SC TO NCLT: BE AN ADJUDICATOR... NOT A SUPERVISOR
The SC’s latest salvo
In September, 2018 the Supreme Court said that the National Company Law Tribunal (NCLT) and it appellate authority National Company Law appellate Tribunal (NCLAT) should not interfere in the insolvency resolution proceedings that has been initiated by the insolvency resolution professional and the committee of creditors under the IBC code.
An insolvency petition was filed against Essar steel in June 2017. The steel giant had outstanding debt of Rs. 49,000 crore. The NCLT finally admitted the insolvency petition in August, 2018.
Bids were invited in October, 2018 the course of the insolvency resolution process. Six firms submitted their expression of interest (EOI).Consequent to the introduction of section 29A of the IBC in November, 2017, two bidders bid for the same in the first round in February, 2018. In March, 2018, both bids were rejected on grounds of Section 29A of the IBC. Both bidders – ArcelorMittal and Numetal filed petitions in NCLT challenging the same. Pending this, a second round of bids were invited by the NCLT in April, 2018. The NCLT directed the CoC to reconsider the first round of bids. In April, ArcelorMittal and Numetal moved the NCLAT to reconsider their rejection from bidding. In September, 2018 the NCLAT holds the Numetal bid valid while keeping the ArcelorMittal bid contingent upon them repaying dues to the extent of Rs. 7,000 crores in Uttam Galva and KSS Petron in which they were promoters within three days. Aggrieved by the NCLAT order, ArcelorMittal approaches the SC stating that they were no longer promoters of Uttam Galva and they had divested their stake before bidding for Essar Steel.
The legal technicality
Section 29A of the IBC prohibits related parties of defaulting firms from participating in the resolution process. One of the two firms – ArcelorMittal was rejected as a bidder as it was holding 29% shareholding in Uttam Galva Steel and KSS Petron which defaulted in loan repayments. ArcelorMittal challenged the same before the NCLAT. The Appellate Tribunal ruled that second round bids by other bidders are valid but that of ArcelorMittal shall be contingent upon it clearing the Rs. 7,000 crores plus dues of Uttam Galva and KSS Petron (in which ArcelorMittal owns 29% stake) within 3 days of passing the order. The NCLAT further ruled that the Committee of Creditors (CoC) should expedite its resolution plan which be submitted by the resolution before the adjudicating authority to pass an order in accordance with the law.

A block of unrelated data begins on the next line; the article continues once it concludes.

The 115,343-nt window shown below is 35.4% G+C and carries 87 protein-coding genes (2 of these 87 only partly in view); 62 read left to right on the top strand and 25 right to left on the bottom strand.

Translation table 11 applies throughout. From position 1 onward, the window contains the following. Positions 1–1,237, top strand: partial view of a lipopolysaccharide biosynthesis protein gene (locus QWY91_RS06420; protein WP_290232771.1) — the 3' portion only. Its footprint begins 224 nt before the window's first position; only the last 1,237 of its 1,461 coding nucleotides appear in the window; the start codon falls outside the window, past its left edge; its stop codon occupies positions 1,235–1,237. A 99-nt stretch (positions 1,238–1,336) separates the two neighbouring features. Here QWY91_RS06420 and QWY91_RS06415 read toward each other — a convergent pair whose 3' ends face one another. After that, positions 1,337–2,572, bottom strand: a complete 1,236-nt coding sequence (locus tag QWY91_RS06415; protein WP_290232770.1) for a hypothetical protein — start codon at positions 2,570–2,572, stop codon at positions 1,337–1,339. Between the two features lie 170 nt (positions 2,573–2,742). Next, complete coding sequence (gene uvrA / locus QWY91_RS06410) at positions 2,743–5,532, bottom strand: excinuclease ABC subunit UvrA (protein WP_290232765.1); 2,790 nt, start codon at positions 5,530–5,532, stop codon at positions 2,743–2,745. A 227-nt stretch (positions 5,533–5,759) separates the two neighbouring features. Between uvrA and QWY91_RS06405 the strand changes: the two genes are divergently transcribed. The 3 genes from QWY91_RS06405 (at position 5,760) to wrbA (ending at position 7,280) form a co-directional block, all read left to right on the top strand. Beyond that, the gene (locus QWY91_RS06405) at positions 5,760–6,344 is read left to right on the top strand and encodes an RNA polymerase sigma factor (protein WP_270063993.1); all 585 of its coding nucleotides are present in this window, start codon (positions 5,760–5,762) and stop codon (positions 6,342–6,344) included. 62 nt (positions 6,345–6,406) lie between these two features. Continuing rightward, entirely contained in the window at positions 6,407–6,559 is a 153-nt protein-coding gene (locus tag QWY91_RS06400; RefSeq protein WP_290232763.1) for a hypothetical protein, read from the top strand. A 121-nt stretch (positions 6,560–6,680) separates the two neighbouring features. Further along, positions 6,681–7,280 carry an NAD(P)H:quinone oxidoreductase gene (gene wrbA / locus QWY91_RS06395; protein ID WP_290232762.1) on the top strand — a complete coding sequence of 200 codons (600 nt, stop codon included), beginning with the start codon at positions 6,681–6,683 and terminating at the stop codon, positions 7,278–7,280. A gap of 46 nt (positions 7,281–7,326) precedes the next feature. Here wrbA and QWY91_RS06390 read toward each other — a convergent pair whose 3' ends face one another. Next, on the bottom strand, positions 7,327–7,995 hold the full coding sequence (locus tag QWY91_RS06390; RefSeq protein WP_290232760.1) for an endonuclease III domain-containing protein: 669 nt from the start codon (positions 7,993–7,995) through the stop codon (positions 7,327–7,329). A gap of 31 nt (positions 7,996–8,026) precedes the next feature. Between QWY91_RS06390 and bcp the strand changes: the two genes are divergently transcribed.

The Apex Court observations
While noting that ArcelorMittal sold its stake in Uttam Galva and KSS Petron only few days prior to making the bid for Essar Steel, it held that ArcelorMittal did so with the “sole objective of bidding for Essar Steel”. Additionally, the SC was critical of the role played by the NCL and NCLAT in the insolvency resolution process. The SC has categorically stated that NCLT and NCLAT were only adjudicating bodies and they shall not interfere in the modalities and nitty gritty of the insolvency resolution process initiated by the interim resolution professional (IRP) and the Committee of Creditors (CoC) under the insolvency and bankruptcy code (IBC)
Being adjudicating bodies, the role of the NCLT and NCLAT shall come only after the resolution plan is finalized. By “jumping in” when the IRP and CoC is going on will actually prevent the plan from being executed successfully. The division bench consisting of Justice Rohinton Nariman and Justice Indu Malhotra minced no words in stating that none of process of the corporate insolvency resolution process (CIRP) and the Committee of Creditors (CoC) could not be interdicted (prohibited) by the NCLT / NCLAT. They are adjudicating authorities and not supervisory authorities to get into the minute details of who were invited for bids etc.
The emphasis of the division bench is to ensure that NCLT / NCLAT do not get involved at the time of the CIRP / CoC process. It is only after the resolution plan is finalized that NCLT / NCLAT should ensure that the process followed was in accordance with law.
Accordingly in the first week of October 2018, the Supreme Court passed an order directing ArcelorMittal to pay up the outstanding debts of Uttam Galva within the stipulated time and thereafter bid for Essar Steel. In the third week of October, 2018, just a day before the commencement of the two week deadline, ArcelorMittal agreed to pay all outstanding dues of Uttam Galva and thereafter make a bid for Essar Steel.
SC observation – demarcation of work lines